UPDATE 4-09-2011 It seems that overnight, World Financial Network National Bank (WFFNB), a subsidiary of Alliance Data Systems – the same company that owns Epsilon – removed the email security notice that they had linked to from a number of their store credit card sites.  If I was paranoid, I might think that they removed it because I was linking to it.  In any event, links from the above list may no longer work.

Benefit Cosmetics. What’s significant about their report is that they appear to be former clients of Epsilon, raising the question of why their data were on the compromised server. Did the breach occur while they were still clients or did Epsilon not remove their data from their server after they stopped using their service?

An email sent to DataLossDB who shared it with this site, read:

While we wish this was about lipstick, we have important news regarding your email address.

We were just informed by a former email vendor that the database with our customers’ names and email addresses has been compromised by an unauthorized person.  The only information at risk is your name and email address.

The vendor has assured us that "a rigorous assessment determined that no other personal identifiable information associated with those names was at risk. A full investigation is currently underway."  This data breach has also affected several other companies that work with this vendor.

  154 Responses to “And the hits just keep on coming for Epsilon”

  1. I think what also may help to defend against any attacks which can benefit from this kind of breach is understanding the data sets the breach put at risk. ISO and individuals need to understand what kinds of data Epsilon collects. Some of it is not protected under law so they may inform users about email, phone, addresses, etc. However some of the data may not fall under any protection resulting in Epsilon avoiding full disclosure. It is important that this not be the case and Epsilon, however painful to their business goals, has to come clean about exactly the who, what, where, and how of the breach.

    ******************************************************************************************
    Epsilon’s Product Data Cards (Types of Data):

    American Smokers Registry
    BusinessClass List Builder From Equifax
    Epsilon TargetSource US – Ailments/Health
    Epsilon TargetSource US – Avid Readers
    Epsilon TargetSource US – Charitable Donors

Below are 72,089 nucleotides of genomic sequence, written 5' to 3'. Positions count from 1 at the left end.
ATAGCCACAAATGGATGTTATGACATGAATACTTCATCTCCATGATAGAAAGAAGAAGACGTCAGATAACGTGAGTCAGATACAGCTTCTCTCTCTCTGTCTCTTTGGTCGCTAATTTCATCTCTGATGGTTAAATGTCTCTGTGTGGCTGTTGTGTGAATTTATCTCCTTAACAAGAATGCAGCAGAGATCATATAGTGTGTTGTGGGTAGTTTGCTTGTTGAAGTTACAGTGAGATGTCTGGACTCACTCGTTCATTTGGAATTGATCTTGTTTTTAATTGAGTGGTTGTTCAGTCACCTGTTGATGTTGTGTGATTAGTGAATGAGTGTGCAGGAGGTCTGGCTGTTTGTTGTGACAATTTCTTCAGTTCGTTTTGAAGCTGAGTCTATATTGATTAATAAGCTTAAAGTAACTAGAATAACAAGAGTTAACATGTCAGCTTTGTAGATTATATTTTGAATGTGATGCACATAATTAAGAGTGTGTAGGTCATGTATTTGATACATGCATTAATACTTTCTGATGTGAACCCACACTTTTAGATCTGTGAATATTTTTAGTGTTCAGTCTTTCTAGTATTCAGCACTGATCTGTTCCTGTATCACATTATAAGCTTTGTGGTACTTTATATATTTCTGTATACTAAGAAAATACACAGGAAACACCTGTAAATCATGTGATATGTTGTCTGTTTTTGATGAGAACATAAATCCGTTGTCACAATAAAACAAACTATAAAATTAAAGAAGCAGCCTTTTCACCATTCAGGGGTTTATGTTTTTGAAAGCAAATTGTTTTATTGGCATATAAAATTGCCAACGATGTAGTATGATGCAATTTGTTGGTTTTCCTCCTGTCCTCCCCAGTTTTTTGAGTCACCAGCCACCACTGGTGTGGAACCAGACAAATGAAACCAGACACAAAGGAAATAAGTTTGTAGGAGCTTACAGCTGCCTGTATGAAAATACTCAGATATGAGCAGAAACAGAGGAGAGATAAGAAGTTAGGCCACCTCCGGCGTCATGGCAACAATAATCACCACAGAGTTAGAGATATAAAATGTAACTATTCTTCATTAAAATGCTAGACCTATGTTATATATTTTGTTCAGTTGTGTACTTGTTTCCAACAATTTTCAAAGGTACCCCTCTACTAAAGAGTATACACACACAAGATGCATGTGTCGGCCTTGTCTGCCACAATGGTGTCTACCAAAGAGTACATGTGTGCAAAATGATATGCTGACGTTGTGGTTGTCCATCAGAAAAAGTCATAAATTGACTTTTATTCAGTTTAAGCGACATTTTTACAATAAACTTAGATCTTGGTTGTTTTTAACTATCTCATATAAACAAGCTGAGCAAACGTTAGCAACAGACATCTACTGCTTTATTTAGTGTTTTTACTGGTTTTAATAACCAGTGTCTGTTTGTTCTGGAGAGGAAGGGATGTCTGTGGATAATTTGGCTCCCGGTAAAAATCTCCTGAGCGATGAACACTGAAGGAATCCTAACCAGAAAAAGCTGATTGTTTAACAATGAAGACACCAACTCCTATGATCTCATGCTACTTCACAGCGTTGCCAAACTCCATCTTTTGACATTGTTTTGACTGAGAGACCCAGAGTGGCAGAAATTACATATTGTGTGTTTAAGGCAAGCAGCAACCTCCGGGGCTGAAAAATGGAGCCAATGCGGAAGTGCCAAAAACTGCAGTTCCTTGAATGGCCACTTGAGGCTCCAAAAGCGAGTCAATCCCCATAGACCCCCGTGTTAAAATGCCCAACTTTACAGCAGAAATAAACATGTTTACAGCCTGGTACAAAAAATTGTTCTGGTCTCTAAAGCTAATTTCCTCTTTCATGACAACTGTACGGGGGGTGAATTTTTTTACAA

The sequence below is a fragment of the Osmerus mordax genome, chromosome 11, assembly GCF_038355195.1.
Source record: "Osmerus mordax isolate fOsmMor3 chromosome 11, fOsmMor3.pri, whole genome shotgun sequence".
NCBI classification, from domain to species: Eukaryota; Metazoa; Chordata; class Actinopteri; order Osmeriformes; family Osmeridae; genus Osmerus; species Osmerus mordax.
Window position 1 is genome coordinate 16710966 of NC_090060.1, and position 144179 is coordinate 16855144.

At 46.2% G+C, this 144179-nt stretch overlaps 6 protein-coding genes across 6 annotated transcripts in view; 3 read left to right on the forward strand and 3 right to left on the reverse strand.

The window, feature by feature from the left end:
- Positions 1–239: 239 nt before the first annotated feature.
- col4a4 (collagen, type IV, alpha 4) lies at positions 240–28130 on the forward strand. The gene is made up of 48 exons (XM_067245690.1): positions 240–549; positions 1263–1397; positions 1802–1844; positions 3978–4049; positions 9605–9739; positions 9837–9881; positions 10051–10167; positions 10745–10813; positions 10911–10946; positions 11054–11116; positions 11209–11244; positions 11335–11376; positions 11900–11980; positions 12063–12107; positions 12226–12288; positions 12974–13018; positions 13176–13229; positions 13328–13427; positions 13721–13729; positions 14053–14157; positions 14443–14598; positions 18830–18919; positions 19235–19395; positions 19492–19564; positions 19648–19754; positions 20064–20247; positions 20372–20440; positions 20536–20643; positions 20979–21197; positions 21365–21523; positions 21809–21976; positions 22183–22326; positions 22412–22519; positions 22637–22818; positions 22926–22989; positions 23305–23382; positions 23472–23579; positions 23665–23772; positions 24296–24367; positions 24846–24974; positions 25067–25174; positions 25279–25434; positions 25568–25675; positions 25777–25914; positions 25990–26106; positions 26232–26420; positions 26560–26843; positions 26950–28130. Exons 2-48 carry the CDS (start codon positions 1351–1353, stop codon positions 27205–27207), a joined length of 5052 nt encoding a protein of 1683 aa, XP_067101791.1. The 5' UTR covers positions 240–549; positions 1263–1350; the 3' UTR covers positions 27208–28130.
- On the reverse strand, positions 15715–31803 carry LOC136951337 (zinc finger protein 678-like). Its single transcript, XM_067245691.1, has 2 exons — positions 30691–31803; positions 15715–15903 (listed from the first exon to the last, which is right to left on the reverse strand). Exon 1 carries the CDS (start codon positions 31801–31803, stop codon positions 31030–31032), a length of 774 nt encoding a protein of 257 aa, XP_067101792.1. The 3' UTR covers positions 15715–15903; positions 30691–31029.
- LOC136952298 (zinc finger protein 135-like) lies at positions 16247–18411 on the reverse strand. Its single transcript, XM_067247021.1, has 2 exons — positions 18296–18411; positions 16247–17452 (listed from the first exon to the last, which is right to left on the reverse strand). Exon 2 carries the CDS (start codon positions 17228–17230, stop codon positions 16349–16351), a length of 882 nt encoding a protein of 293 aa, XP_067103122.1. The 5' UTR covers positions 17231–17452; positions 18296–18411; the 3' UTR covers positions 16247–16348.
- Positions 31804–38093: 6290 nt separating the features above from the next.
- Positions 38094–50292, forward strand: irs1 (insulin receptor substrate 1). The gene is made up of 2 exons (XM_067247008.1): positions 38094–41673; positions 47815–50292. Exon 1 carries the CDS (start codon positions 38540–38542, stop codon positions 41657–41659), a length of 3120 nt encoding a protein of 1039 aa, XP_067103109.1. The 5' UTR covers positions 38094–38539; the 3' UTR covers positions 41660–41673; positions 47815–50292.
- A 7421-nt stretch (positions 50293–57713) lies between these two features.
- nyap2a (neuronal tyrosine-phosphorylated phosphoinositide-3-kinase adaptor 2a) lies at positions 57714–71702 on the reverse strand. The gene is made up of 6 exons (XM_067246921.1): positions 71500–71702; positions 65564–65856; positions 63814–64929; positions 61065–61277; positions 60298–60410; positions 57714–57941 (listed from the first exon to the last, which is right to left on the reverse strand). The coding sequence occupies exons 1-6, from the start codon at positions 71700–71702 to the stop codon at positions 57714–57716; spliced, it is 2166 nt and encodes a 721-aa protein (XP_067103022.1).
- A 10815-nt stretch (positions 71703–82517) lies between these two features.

Epsilon TargetSource US – Collectors
    Epsilon TargetSource US – Computer and Internet Users
    Epsilon TargetSource US – Cooking and Culinary
    Epsilon TargetSource US – Financial Services Sector
    Epsilon TargetSource US – Gardening Enthusiasts
    Epsilon TargetSource US – Higher Education
    Epsilon TargetSource US – Hobbies and Interests
    Epsilon TargetSource US – Home Electronics
    Epsilon TargetSource US – Mail Order Buyers
    Epsilon TargetSource US – Outdoor Enthusiasts
    Epsilon TargetSource US – Scrapbooking and Crafts
    Epsilon TargetSource US – Sports
    Epsilon TargetSource US – Women at Home
    High-Tech Connect Formerly From Equifax
    ICOM Home Based Business Entrepreneurs
    ICOM Self Employed Entrepreneurs
    ICOM Target NewMover – PreMover Data
    ICOM Target NewMovers
    ICOM TargetPlus [formerly Advantage Choice] – Financial
    ICOM TargetPlus [formerly Advantage Choice] – Masterfile
    ICOM TargetPlus [formerly Advantage Choice] – New Parents
    ICOM TargetPlus [formerly Advantage Choice] – Real Property
    ICOM TargetPlus [formerly Advantage Choice] – Survey
    ICOM TargetPlus [formerly Advantage Choice] -Transactional Mail Order
    ICOM TargetSource Canada – Adults Ages
    ICOM TargetSource Pet Owners
    ICOM TargetSource U.S. – Avid Readers
    COM TargetSource U.S. Ailments and Health
    ICOM TargetSource U.S. Charitable Donors
    ICOM TargetSource U.S. Collectors
    ICOM TargetSource U.S. Computer and Internet Users
    ICOM TargetSource U.S. Education
    ICOM TargetSource U.S. Finance and Investing
    ICOM TargetSource U.S. Hobbies and Interests
    ICOM TargetSource U.S. Household Items
    ICOM TargetSource U.S. Sports
    ICOM TargetSource US – Diet and Health
    ICOM Targetsource US – Grandparents
    ICOM TargetSource US – Homeownership
    ICOM Targetsource US – Masterfile
    ICOM TargetSource US – Music Preferences
    ICOM TargetSource US – Travelers
    ICOM TargetSource US – Vehicle
    ICOM Weekly New Movers
    Permission! Formerly from Equifax
    Residential Property Plus Formerly From Equifax
    Rx Selector Formerly From Equifax
    Small Area Characteristics Database
    TargetPoint In-Market Formerly From Equifax